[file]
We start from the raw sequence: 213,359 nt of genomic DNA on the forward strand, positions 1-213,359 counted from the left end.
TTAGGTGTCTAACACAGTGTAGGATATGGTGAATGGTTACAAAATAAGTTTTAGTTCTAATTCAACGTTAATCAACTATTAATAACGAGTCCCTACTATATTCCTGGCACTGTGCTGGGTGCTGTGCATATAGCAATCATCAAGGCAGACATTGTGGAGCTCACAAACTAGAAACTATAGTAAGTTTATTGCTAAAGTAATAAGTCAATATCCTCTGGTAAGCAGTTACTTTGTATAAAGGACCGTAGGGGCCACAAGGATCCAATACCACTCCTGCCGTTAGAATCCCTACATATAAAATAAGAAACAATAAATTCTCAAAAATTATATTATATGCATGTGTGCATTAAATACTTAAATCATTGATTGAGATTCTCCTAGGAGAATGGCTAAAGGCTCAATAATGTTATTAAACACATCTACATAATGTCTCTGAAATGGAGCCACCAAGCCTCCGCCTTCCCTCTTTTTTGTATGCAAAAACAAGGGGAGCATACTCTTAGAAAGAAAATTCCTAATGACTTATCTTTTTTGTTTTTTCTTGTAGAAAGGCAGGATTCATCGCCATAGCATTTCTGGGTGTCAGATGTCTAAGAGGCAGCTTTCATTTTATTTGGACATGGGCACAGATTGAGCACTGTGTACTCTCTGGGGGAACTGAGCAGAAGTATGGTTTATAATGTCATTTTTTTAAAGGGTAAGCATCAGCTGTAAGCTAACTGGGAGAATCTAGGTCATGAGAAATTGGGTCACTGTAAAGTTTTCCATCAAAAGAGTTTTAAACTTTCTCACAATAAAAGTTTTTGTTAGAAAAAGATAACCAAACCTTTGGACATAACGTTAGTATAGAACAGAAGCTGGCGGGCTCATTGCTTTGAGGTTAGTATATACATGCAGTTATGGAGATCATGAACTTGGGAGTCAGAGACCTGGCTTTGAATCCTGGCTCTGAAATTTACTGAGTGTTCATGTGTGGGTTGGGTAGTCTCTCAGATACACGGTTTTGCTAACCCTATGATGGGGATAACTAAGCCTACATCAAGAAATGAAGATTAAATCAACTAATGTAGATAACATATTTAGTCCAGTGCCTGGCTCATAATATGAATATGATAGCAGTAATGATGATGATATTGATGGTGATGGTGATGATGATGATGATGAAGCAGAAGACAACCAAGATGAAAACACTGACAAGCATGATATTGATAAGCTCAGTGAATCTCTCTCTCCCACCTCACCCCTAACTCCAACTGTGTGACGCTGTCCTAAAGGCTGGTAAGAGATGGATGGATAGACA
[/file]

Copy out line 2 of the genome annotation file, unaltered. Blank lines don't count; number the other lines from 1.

TTAGGTGTCTAACACAGTGTAGGATATGGTGAATGGTTACAAAATAAGTTTTAGTTCTAATTCAACGTTAATCAACTATTAATAACGAGTCCCTACTATATTCCTGGCACTGTGCTGGGTGCTGTGCATATAGCAATCATCAAGGCAGACATTGTGGAGCTCACAAACTAGAAACTATAGTAAGTTTATTGCTAAAGTAATAAGTCAATATCCTCTGGTAAGCAGTTACTTTGTATAAAGGACCGTAGGGGCCACAAGGATCCAATACCACTCCTGCCGTTAGAATCCCTACATATAAAATAAGAAACAATAAATTCTCAAAAATTATATTATATGCATGTGTGCATTAAATACTTAAATCATTGATTGAGATTCTCCTAGGAGAATGGCTAAAGGCTCAATAATGTTATTAAACACATCTACATAATGTCTCTGAAATGGAGCCACCAAGCCTCCGCCTTCCCTCTTTTTTGTATGCAAAAACAAGGGGAGCATACTCTTAGAAAGAAAATTCCTAATGACTTATCTTTTTTGTTTTTTCTTGTAGAAAGGCAGGATTCATCGCCATAGCATTTCTGGGTGTCAGATGTCTAAGAGGCAGCTTTCATTTTATTTGGACATGGGCACAGATTGAGCACTGTGTACTCTCTGGGGGAACTGAGCAGAAGTATGGTTTATAATGTCATTTTTTTAAAGGGTAAGCATCAGCTGTAAGCTAACTGGGAGAATCTAGGTCATGAGAAATTGGGTCACTGTAAAGTTTTCCATCAAAAGAGTTTTAAACTTTCTCACAATAAAAGTTTTTGTTAGAAAAAGATAACCAAACCTTTGGACATAACGTTAGTATAGAACAGAAGCTGGCGGGCTCATTGCTTTGAGGTTAGTATATACATGCAGTTATGGAGATCATGAACTTGGGAGTCAGAGACCTGGCTTTGAATCCTGGCTCTGAAATTTACTGAGTGTTCATGTGTGGGTTGGGTAGTCTCTCAGATACACGGTTTTGCTAACCCTATGATGGGGATAACTAAGCCTACATCAAGAAATGAAGATTAAATCAACTAATGTAGATAACATATTTAGTCCAGTGCCTGGCTCATAATATGAATATGATAGCAGTAATGATGATGATATTGATGGTGATGGTGATGATGATGATGATGAAGCAGAAGACAACCAAGATGAAAACACTGACAAGCATGATATTGATAAGCTCAGTGAATCTCTCTCTCCCACCTCACCCCTAACTCCAACTGTGTGACGCTGTCCTAAAGGCTGGTAAGAGATGGATGGATAGACA